- The on-stage debut of Christine Brewer, she of the glowing dramatic soprano voice. Yeah, it's in Fidelio, and I'd been hoping for Tristan, but I've never seen Fidelio live, so fine.
- La Forza del Destino, the last middle/late Verdi work I've never seen live
- The company premiere of Handel's Rodelina (alas, not with the glittering cast heard recently at the Met; alas, in a production described as "film noir," meaning more trench coats and fedoras)
- A rare staging of Tchaikowsky's The Maid of Orleans
- Best of all, the world premiere of John Adams's Doctor Atomic, based on the life of physicist J. Robert Oppenheimer and starring, among others, the great Lorraine Hunt Lieberson, not seen at SFO since 1998's L'incoronazione di Poppea
I expect Catherine Nagelstad will be a good Norma, certainly miles better than Carol Vaness was in the opera's last outing. (I must admit to some concern for Nagelstad, who arrives, rehearses and performs Rodelinda, then rehearses and performs Norma. Yow!) Nozze is one of the few operas I will happily sit through in alternate years.
But there's also a very significant low point to the schedule: the return, in May and June, 2006, of Madama Butterfly, which will be seen in San Francisco for the sixth time in eleven years.
Yes, you read that right: the sixth time. Here is the recent performance history of the opera at SFO:
October, 1995 - 8 performancesYes, it sells tickets; yes, it's cheap to put on, with only four leads (and who cares about Pinkerton and Sharpless, anyway? They have been weakly cast most years.); yes, everybody looooooooooves Puccini.
December, 1995 - 4 performances
June, 1997 - 20 performances (with several rotating casts)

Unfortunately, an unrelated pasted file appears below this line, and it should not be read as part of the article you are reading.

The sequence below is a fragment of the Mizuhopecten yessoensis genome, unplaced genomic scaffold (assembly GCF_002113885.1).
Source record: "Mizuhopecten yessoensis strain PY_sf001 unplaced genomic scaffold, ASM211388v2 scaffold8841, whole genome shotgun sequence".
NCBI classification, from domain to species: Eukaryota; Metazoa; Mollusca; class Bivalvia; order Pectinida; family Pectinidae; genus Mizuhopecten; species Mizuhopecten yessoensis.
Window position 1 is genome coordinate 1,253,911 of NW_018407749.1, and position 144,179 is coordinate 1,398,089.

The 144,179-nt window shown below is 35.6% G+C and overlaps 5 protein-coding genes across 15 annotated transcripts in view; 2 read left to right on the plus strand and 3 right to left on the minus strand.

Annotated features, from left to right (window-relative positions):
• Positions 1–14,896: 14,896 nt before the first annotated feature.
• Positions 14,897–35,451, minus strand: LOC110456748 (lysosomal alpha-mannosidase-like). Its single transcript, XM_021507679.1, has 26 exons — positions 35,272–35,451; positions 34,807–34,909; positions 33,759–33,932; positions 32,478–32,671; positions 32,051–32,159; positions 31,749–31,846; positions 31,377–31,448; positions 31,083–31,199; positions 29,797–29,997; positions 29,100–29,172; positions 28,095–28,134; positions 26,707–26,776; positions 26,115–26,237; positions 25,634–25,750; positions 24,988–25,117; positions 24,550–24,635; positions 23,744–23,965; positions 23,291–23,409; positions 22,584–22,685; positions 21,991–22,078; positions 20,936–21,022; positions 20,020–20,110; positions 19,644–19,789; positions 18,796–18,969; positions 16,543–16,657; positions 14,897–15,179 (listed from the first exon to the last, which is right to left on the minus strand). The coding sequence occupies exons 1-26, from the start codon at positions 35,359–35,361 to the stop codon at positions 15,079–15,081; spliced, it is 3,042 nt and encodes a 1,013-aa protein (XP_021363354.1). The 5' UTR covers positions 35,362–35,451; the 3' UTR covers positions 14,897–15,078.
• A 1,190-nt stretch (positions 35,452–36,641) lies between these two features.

January, 1999 - 8 performances
June, 2002 - 9 performances
January, 2003 - 5 performances
May/June, 2006 - dates not announced, but there is only one cast; presumably 6 to 8 performances
But good god. Give the cash cow a rest. PLEASE. It is just plain wrong (and BORING) to schedule this one opera so often. It is wrong to ask subscribers to pay to see the same opera SIX TIMES in eleven years. SFO seasons these days are nine operas long, and we've never had more than twelve; you can't bury a repeat the way the Met, with 25 productions per year, can bury its perennial Boheme performances.
It reeks of lack of trust in the audience, which is bizarre in a company willing to put on St. Francois and Le Grand Macabre, among other less-than-mainstream works, and productions such as the controversial Alcina of a couple of years back. Or maybe it reeks of sheer laziness: given the generally challenging nature of the repertory and productions during the Rosenberg years, this is one work that can be put on without much thought or energy, knowing few will object to it. But that doesn't make it right.
Whatever the reasons: basta, baby! BASTA!!